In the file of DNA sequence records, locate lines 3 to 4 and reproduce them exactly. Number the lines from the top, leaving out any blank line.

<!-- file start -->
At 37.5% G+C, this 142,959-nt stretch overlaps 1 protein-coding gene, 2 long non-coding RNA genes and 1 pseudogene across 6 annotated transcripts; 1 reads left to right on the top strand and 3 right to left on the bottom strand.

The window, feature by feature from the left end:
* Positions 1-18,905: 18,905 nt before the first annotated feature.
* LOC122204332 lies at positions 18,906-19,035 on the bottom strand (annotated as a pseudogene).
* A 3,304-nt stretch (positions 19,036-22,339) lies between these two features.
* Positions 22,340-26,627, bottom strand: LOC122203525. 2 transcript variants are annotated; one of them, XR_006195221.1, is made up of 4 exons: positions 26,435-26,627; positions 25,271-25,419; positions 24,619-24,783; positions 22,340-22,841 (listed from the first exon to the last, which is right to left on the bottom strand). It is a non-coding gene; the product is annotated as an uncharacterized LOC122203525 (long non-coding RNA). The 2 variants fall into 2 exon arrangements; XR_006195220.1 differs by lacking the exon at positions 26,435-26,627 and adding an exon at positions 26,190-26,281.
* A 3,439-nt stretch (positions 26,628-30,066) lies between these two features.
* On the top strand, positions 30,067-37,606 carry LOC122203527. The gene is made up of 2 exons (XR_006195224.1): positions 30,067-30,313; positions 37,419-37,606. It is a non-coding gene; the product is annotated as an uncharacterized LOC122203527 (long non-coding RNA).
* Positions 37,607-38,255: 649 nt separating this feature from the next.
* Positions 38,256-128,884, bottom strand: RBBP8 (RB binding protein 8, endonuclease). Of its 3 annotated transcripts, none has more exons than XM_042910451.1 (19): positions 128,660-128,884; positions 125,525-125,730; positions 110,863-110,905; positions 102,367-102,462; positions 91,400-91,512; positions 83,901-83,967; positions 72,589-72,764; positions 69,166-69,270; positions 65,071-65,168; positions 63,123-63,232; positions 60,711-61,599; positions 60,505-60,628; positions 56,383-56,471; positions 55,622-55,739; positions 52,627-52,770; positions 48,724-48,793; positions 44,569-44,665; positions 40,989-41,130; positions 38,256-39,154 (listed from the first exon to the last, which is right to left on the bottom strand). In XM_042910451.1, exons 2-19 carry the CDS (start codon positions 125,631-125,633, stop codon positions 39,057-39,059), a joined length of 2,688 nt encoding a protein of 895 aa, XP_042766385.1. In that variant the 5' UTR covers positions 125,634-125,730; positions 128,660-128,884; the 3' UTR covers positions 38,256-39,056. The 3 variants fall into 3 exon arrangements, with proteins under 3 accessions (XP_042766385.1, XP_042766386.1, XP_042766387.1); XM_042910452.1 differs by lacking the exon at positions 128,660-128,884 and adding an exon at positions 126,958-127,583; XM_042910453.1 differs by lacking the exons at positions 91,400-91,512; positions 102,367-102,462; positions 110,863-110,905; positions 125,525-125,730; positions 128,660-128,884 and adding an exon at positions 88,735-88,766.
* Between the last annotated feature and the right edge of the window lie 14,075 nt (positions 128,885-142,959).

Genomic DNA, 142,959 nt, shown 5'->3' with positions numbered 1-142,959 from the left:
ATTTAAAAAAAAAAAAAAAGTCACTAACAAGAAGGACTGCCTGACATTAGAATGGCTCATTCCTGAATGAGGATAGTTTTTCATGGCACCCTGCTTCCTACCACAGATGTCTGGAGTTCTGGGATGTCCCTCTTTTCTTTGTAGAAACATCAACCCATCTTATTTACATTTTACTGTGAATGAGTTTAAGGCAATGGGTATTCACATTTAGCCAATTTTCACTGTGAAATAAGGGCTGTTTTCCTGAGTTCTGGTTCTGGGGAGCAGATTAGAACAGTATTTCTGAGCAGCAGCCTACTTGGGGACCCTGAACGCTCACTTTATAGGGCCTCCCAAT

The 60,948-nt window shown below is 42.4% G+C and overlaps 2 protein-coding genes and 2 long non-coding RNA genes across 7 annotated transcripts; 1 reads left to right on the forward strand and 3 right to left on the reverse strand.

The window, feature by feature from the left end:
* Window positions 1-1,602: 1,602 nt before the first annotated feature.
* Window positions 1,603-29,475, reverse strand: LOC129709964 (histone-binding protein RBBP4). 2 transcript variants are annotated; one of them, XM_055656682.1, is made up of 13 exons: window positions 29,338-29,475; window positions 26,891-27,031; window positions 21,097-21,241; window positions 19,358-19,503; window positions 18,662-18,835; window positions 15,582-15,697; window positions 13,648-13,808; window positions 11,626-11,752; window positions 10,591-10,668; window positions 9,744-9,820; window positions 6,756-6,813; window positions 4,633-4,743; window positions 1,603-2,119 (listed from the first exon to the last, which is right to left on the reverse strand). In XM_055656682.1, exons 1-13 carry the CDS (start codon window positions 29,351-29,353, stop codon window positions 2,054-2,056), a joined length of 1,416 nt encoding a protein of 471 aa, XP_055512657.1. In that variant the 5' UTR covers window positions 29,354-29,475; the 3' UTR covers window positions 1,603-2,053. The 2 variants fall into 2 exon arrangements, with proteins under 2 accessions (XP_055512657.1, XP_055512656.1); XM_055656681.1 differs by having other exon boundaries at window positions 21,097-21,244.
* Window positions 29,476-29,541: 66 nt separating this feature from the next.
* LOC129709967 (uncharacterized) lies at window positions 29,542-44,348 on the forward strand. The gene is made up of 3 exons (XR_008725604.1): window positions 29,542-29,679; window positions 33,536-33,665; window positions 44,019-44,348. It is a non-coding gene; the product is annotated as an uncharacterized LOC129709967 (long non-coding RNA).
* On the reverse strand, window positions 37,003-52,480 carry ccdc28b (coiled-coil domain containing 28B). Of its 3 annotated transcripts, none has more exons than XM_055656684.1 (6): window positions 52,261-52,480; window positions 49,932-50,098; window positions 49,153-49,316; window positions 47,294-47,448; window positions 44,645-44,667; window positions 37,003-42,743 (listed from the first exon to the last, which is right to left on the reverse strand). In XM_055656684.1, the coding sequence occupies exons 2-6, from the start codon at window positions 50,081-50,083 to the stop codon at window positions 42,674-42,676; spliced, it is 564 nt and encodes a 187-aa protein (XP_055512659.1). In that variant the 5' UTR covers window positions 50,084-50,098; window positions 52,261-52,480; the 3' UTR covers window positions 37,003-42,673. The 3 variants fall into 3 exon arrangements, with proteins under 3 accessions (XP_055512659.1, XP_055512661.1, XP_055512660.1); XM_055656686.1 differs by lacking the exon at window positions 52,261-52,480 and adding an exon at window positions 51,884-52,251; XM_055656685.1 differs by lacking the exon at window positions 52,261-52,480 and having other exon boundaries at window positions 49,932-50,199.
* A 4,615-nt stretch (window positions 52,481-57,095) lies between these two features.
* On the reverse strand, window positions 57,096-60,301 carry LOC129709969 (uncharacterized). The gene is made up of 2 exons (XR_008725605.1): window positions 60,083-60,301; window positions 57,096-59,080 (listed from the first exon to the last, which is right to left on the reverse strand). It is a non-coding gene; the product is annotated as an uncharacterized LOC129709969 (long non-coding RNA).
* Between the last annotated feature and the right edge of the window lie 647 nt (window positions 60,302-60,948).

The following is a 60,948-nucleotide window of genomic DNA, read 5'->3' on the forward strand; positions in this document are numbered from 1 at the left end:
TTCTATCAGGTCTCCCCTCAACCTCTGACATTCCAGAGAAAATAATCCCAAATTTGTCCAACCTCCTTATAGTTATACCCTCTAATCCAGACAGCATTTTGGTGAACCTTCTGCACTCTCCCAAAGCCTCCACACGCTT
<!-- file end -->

* Positions 1-18,905: 18,905 nt before the first annotated feature.
* LOC122204332 lies at positions 18,906-19,035 on the bottom strand (annotated as a pseudogene).